August 13, 2015 - Tagged as: en, supercompilation, haskell.
(I’m starting publishing my long list of unpublished blog posts with this post)
(Examples are from Bolingbroke’s PhD thesis)
let a = id y id = \x -> x in Just a
Problem: The compiler should know about
id while compiling
a. This is easy to do, just tell the compiler about every binding when compiling RHSs. However, it causes some other problems:
let n = fib 100 = n + 1 b = n + 2 c in (b, c)
Problem: If we tell about
n to the compiler when it’s compiling
c, we’re taking the risk of work duplication. It may seem like
fib 100 will be evaluated in compile time and so duplication is not a huge deal, but this is not necessarily the case. First, we can’t know if it’s going to be evaluated to a value in compile time. Second, even if it’s a closed term and we somehow know it’s going to be terminated, termination checker of the evaluator may want to stop it before it’s evaluated to a value. Third, most of the time it’ll be an open term that’ll get stuck in the middle of supercompilation.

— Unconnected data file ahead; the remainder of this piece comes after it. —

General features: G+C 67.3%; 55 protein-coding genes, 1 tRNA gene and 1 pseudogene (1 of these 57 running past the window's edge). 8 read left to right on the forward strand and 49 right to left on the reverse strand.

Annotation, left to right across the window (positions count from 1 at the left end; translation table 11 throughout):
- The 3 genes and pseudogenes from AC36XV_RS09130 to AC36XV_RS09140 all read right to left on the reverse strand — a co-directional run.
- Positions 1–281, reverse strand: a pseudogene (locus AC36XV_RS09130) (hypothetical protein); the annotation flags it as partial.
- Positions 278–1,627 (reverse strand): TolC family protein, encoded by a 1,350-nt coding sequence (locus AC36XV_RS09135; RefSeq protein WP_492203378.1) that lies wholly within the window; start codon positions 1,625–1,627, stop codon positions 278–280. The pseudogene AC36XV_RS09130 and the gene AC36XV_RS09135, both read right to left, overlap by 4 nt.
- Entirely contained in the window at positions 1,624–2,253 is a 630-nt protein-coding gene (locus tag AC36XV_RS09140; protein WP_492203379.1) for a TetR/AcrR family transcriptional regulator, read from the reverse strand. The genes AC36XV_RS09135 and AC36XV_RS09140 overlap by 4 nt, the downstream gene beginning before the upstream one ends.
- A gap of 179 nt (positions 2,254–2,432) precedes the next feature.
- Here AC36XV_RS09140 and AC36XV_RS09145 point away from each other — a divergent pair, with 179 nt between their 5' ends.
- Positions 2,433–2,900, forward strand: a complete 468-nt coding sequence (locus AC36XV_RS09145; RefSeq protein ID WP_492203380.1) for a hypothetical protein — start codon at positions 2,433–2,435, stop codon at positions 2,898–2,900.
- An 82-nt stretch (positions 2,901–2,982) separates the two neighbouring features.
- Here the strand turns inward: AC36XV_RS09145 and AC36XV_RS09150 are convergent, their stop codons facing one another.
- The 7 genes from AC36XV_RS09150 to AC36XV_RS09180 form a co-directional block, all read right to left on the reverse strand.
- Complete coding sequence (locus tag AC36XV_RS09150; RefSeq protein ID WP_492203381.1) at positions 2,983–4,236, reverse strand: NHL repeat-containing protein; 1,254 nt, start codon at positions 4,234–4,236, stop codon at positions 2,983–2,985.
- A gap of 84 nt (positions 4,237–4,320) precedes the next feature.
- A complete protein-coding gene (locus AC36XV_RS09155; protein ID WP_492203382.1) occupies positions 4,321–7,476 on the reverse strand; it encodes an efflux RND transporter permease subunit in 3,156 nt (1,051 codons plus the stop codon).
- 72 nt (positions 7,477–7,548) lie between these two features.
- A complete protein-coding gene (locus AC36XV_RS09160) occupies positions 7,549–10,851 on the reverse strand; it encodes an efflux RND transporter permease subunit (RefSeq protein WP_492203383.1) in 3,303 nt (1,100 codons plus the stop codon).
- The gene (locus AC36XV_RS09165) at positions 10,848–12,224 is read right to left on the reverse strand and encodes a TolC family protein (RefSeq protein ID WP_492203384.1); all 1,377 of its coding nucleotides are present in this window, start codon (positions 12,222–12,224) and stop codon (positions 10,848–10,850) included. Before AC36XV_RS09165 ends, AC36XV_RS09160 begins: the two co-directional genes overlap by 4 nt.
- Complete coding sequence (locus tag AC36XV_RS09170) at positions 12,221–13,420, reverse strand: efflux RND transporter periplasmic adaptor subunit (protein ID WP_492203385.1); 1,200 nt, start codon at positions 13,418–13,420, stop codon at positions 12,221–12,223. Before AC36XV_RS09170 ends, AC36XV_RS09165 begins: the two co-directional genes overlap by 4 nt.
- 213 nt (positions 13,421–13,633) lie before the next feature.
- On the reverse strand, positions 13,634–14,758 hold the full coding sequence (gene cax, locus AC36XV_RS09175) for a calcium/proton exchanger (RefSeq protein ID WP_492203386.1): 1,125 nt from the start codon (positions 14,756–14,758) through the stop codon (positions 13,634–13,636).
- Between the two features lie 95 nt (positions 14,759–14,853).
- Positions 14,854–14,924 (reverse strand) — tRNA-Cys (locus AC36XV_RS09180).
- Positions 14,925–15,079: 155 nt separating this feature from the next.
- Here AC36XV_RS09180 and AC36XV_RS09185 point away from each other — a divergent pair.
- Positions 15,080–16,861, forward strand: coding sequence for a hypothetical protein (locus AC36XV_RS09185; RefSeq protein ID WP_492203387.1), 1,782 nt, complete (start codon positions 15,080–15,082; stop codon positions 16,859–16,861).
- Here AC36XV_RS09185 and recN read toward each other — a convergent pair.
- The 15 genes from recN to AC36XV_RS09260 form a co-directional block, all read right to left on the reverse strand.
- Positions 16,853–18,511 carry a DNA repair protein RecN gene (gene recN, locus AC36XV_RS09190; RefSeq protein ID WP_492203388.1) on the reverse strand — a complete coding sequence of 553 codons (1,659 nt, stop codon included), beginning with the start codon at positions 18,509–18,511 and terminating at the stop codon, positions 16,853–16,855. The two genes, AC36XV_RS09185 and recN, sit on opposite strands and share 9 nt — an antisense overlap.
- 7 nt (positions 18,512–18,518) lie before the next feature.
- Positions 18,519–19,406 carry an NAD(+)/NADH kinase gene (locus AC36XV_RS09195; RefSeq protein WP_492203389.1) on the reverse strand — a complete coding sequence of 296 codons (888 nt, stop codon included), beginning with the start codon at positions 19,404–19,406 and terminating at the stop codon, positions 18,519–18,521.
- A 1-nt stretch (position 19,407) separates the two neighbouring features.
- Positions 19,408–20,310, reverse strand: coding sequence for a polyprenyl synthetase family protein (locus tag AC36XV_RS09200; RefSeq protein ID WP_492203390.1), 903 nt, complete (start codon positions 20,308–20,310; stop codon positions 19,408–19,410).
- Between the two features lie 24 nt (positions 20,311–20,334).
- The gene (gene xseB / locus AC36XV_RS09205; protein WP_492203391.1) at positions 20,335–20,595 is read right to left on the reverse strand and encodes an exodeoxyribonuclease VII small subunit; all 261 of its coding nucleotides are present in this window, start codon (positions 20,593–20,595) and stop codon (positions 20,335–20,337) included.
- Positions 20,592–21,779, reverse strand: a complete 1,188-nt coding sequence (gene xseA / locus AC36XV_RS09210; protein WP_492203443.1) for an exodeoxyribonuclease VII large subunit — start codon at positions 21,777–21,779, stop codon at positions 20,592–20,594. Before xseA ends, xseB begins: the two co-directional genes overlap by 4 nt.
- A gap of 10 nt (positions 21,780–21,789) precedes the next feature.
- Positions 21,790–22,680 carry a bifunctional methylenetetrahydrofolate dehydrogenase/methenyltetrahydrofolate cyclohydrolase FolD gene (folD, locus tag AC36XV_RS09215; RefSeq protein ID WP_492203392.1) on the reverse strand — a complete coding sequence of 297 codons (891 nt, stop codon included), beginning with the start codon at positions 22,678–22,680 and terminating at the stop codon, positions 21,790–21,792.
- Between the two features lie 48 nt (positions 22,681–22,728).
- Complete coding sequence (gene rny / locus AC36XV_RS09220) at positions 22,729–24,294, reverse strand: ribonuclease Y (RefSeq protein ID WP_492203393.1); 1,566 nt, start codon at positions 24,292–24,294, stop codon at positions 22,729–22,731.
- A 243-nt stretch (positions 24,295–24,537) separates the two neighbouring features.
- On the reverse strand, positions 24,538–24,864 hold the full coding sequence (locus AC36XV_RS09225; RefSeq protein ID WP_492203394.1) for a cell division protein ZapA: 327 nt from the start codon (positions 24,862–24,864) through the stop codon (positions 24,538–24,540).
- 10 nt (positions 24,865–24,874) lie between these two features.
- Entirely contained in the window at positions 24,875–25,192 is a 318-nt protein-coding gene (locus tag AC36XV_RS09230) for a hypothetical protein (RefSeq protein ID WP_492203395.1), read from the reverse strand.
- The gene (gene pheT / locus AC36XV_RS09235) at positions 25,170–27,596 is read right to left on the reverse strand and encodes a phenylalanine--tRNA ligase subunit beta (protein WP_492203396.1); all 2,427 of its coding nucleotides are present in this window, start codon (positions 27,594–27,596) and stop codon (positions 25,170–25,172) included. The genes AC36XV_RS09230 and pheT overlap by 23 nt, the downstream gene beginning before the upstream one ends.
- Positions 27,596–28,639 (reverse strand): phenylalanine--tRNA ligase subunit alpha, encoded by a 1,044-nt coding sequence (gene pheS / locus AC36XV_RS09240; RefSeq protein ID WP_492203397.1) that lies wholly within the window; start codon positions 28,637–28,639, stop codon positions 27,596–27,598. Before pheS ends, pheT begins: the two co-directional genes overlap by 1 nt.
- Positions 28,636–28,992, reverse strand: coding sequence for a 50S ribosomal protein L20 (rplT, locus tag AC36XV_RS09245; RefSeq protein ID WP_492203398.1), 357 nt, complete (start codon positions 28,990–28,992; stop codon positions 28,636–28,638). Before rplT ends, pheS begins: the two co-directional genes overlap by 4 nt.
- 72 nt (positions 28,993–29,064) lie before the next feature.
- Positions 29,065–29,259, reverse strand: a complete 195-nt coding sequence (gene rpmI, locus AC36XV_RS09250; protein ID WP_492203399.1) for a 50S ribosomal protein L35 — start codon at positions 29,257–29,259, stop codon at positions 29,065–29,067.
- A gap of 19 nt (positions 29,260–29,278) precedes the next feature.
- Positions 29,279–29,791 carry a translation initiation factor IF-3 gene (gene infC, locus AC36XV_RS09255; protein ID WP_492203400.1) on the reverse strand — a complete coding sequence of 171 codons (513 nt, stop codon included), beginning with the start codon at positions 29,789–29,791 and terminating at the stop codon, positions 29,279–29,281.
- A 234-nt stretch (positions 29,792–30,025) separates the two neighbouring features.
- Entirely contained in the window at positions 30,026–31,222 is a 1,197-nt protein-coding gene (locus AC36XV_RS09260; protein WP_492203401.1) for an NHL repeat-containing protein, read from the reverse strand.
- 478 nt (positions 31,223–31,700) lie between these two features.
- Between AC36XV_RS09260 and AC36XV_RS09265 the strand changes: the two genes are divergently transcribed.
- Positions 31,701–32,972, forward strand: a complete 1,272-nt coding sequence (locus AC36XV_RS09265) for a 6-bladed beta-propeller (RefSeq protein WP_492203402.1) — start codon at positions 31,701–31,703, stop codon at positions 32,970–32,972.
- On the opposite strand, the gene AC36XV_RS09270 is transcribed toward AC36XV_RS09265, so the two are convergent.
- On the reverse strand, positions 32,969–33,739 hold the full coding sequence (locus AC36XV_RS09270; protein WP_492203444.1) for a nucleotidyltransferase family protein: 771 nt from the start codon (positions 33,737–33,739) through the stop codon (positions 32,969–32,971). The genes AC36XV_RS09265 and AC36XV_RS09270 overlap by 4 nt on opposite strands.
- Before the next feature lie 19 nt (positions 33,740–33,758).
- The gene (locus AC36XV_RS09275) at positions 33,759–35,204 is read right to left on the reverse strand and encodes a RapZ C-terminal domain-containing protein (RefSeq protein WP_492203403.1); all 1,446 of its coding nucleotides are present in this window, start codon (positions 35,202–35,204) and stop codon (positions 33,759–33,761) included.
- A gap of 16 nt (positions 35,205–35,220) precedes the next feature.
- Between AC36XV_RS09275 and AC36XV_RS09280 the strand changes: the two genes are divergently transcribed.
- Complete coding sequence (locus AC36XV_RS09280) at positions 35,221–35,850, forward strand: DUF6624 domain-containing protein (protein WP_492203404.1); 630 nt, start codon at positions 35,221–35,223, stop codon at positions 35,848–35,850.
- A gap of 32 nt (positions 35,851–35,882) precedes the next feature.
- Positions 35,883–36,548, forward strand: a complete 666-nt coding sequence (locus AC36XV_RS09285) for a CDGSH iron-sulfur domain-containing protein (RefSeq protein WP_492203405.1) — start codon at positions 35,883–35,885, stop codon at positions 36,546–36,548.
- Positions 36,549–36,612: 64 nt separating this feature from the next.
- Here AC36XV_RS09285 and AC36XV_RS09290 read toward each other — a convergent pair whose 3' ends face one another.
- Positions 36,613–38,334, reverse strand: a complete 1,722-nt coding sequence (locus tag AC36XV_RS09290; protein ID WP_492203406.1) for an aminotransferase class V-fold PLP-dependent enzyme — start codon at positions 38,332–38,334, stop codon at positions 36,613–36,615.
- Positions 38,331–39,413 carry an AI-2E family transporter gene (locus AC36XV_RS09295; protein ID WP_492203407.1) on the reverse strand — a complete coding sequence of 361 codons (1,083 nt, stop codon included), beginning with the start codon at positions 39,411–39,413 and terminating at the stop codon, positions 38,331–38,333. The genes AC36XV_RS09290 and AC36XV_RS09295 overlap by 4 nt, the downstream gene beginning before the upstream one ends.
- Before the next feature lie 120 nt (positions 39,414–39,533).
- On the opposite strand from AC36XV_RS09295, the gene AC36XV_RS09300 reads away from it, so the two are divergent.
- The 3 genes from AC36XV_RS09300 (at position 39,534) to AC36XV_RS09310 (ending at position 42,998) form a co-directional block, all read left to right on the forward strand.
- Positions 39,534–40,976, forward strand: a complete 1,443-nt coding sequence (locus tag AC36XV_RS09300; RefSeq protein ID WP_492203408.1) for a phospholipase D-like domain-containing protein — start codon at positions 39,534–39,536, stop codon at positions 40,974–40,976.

And when that happens we will generate a let-binding in residual code. In our case, we’ll be generating two let-bindings, one is for
b and one is for
c, and those let bindings will be doing same work.
Question: Can we rely on a post-processsing pass to eliminate common subexpressions? I.e. if we generate a code like this:
let b = let n_supercompiled = <supercompiled fib 100> in n_supercompiled + 1 = let n_supercompiled = <supercompiled fib 100> c in n_supercompiled + 2 in (b, c)
It would transform it to obvious residual code that has single
n_supercompiled which is in scope of
What are trade-offs?
Finding a good heuristic is hard. Let’s say we try to estimate costs of expressions and decide whether to tell the compiler about them or not. If we decide that
xs are expensive in this case:
let map = ... = map f zs ys = map g ys xs in Just xs
We miss a deforestation opportunity, because the compiler won’t know about
ys while compiling